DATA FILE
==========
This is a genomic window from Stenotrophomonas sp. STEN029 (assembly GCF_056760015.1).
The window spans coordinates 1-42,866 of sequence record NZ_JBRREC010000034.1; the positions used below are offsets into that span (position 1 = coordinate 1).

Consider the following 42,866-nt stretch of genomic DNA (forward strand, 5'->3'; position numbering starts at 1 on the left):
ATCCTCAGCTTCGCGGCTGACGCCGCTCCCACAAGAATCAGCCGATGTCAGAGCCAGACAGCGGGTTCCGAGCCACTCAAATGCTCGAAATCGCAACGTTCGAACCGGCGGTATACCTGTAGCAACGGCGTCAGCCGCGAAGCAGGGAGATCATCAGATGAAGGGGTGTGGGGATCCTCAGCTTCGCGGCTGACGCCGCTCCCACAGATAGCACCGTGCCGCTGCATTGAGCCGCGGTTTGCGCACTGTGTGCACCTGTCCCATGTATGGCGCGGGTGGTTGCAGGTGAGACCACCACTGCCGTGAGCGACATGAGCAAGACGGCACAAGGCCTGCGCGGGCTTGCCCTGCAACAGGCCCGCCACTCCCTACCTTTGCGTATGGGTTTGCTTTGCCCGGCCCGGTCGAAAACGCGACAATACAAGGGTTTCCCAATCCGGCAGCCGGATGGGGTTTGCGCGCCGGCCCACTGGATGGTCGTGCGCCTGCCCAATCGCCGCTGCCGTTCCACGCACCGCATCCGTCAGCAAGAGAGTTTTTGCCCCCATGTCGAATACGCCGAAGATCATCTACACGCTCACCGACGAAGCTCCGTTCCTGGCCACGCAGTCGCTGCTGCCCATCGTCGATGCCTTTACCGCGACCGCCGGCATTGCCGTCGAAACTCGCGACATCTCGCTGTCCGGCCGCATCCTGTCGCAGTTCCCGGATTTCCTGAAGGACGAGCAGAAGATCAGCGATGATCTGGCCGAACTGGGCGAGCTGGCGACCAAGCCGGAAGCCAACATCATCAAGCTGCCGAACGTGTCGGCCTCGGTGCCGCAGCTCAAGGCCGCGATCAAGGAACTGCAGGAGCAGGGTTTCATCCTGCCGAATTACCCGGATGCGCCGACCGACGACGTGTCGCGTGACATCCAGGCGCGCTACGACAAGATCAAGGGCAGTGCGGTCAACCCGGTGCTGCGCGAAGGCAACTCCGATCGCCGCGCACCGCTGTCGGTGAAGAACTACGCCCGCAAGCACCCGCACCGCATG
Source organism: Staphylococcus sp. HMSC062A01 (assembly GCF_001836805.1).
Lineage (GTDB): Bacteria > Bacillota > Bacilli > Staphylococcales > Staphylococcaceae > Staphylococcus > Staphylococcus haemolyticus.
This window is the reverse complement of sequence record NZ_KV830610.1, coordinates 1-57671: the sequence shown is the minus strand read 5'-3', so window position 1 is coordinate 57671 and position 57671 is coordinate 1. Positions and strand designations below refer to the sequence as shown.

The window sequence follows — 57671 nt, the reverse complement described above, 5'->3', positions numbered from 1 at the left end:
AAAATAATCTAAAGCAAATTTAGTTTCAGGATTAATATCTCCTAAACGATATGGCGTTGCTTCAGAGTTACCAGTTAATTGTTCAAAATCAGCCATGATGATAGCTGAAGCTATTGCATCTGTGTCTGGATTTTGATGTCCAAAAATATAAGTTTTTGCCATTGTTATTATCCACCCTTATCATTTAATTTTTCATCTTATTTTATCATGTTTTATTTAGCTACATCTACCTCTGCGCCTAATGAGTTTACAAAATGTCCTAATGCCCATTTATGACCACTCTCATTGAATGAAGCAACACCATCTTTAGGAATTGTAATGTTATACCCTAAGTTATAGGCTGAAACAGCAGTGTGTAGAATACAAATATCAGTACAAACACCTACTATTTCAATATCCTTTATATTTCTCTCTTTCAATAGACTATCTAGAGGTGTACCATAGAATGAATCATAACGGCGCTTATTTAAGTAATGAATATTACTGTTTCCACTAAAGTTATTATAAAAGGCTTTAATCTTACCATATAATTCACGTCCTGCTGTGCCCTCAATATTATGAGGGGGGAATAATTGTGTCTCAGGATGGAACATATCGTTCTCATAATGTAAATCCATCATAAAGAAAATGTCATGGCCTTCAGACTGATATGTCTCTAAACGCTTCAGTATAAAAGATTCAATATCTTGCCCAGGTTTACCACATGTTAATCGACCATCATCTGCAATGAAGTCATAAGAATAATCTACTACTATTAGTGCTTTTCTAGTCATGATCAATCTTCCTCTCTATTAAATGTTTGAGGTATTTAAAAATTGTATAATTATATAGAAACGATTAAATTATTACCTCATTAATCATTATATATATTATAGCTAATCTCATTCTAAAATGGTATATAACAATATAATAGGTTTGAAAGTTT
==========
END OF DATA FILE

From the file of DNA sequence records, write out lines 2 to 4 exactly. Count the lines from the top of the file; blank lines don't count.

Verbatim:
The window spans coordinates 1-42,866 of sequence record NZ_JBRREC010000034.1; the positions used below are offsets into that span (position 1 = coordinate 1).

Consider the following 42,866-nt stretch of genomic DNA (forward strand, 5'->3'; position numbering starts at 1 on the left):
ATCCTCAGCTTCGCGGCTGACGCCGCTCCCACAAGAATCAGCCGATGTCAGAGCCAGACAGCGGGTTCCGAGCCACTCAAATGCTCGAAATCGCAACGTTCGAACCGGCGGTATACCTGTAGCAACGGCGTCAGCCGCGAAGCAGGGAGATCATCAGATGAAGGGGTGTGGGGATCCTCAGCTTCGCGGCTGACGCCGCTCCCACAGATAGCACCGTGCCGCTGCATTGAGCCGCGGTTTGCGCACTGTGTGCACCTGTCCCATGTATGGCGCGGGTGGTTGCAGGTGAGACCACCACTGCCGTGAGCGACATGAGCAAGACGGCACAAGGCCTGCGCGGGCTTGCCCTGCAACAGGCCCGCCACTCCCTACCTTTGCGTATGGGTTTGCTTTGCCCGGCCCGGTCGAAAACGCGACAATACAAGGGTTTCCCAATCCGGCAGCCGGATGGGGTTTGCGCGCCGGCCCACTGGATGGTCGTGCGCCTGCCCAATCGCCGCTGCCGTTCCACGCACCGCATCCGTCAGCAAGAGAGTTTTTGCCCCCATGTCGAATACGCCGAAGATCATCTACACGCTCACCGACGAAGCTCCGTTCCTGGCCACGCAGTCGCTGCTGCCCATCGTCGATGCCTTTACCGCGACCGCCGGCATTGCCGTCGAAACTCGCGACATCTCGCTGTCCGGCCGCATCCTGTCGCAGTTCCCGGATTTCCTGAAGGACGAGCAGAAGATCAGCGATGATCTGGCCGAACTGGGCGAGCTGGCGACCAAGCCGGAAGCCAACATCATCAAGCTGCCGAACGTGTCGGCCTCGGTGCCGCAGCTCAAGGCCGCGATCAAGGAACTGCAGGAGCAGGGTTTCATCCTGCCGAATTACCCGGATGCGCCGACCGACGACGTGTCGCGTGACATCCAGGCGCGCTACGACAAGATCAAGGGCAGTGCGGTCAACCCGGTGCTGCGCGAAGGCAACTCCGATCGCCGCGCACCGCTGTCGGTGAAGAACTACGCCCGCAAGCACCCGCACCGCATG